Earth Science$2,187$2,379$2,000-$379
Planetary Science$2,717$2,732$2,930$199
Biological & Physical Science$87.5$90.8$85-$5.8
The changes proposed by the House FY 2025 appropriations bill for NASA science would provide less funding than requested for nearly every division. Even the Planetary Science Division, which nominally would see a modest increase, is directed to spend a significant amount on Mars Sample Return beyond what's provided, leading to cutbacks in other programs. All amounts in millions of dollars.

The Planetary Science Division is slated for a $199 million increase relative to 2024, a welcome increase given that the division suffered a loss of nearly half a billion dollars last year. However, the Mars Sample Return project is directed to receive $650 million, an increase of $450 million above the request. While the funding is sorely needed to ensure a rapid restart of a new sample return campaign (whatever that may be) and to preserve the Mars exploration workforce throughout the country, it would come at a significant cost to other programs. Only $199 million of the $450 million increase to MSR is offset by the budget augmentation provided to the Planetary Science Division in the House legislation, leaving roughly $250 million unaccounted for. As before, the House would leave it to NASA to identify which projects would shoulder those cuts within planetary science.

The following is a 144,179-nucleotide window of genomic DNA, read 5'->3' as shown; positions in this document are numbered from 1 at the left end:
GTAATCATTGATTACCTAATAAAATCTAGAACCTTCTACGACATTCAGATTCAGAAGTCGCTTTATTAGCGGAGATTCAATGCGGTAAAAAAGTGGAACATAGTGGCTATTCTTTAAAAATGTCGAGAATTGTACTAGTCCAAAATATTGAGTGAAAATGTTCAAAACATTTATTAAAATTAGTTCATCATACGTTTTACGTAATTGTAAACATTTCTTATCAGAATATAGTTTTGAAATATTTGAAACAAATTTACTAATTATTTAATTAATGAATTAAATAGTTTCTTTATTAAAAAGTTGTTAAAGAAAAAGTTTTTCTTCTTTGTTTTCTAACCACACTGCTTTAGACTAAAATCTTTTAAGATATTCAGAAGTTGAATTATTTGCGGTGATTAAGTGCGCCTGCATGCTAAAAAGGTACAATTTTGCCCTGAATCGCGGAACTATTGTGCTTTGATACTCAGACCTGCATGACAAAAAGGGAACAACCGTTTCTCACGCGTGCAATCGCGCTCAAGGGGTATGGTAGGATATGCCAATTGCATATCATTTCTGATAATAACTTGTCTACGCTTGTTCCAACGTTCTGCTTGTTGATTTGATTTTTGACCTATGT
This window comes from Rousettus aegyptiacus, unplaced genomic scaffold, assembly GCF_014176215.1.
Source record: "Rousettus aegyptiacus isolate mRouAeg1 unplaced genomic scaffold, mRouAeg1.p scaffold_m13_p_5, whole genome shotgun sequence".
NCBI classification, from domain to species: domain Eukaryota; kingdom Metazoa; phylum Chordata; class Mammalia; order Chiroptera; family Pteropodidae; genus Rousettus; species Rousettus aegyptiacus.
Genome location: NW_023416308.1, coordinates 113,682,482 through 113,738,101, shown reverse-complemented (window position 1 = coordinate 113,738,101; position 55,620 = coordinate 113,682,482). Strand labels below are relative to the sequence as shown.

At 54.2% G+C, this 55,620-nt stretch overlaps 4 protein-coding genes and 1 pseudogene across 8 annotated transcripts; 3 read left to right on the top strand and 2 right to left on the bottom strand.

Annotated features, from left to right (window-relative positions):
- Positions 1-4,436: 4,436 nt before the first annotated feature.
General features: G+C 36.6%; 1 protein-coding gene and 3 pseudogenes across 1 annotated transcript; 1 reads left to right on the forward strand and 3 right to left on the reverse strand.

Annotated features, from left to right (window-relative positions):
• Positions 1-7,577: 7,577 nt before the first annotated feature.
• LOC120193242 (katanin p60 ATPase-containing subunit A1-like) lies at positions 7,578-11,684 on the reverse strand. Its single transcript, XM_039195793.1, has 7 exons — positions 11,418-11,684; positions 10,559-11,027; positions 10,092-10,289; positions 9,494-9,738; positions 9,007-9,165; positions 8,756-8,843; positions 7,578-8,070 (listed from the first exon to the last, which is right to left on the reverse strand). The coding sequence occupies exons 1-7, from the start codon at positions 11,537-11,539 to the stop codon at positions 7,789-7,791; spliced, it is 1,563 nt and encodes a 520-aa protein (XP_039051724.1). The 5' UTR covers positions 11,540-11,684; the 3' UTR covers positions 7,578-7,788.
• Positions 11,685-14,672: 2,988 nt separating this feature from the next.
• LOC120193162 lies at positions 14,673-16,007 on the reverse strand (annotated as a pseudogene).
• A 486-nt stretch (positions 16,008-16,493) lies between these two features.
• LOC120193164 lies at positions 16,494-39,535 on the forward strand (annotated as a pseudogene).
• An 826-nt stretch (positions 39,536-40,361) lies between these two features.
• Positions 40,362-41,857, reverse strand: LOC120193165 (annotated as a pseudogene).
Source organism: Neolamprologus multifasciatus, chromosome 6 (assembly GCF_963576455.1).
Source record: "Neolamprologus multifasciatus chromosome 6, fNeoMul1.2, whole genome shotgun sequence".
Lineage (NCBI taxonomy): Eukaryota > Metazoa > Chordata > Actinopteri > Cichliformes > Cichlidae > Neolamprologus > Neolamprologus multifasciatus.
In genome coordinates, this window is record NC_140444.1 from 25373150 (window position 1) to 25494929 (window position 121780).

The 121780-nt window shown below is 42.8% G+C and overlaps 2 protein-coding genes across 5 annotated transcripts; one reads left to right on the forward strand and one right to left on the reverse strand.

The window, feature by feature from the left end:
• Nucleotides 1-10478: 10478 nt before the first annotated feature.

The House further singles out several planetary programs to receive their full requested funding levels, including NEO Surveyor and the robotic and commercial lunar exploration program. This would ensure the cuts would fall disproportionately on the Discovery, New Frontiers, and fundamental research accounts. This couldn’t come at a worse time as the agency aims to restart the VERITAS mission to Venus in the coming fiscal year and the Dragonfly mission was recently confirmed for a 2028 launch. Any cuts to the planned funding for these programs will lead to substantial delays and potentially more layoffs across the country.

Annual budgets for NASA's Science Mission Directorate (SMD), including projections from the FY 2025 budget request. All normalized to 2025 dollars. Inflation adjustments via NASA's New Start Index.

What’s Next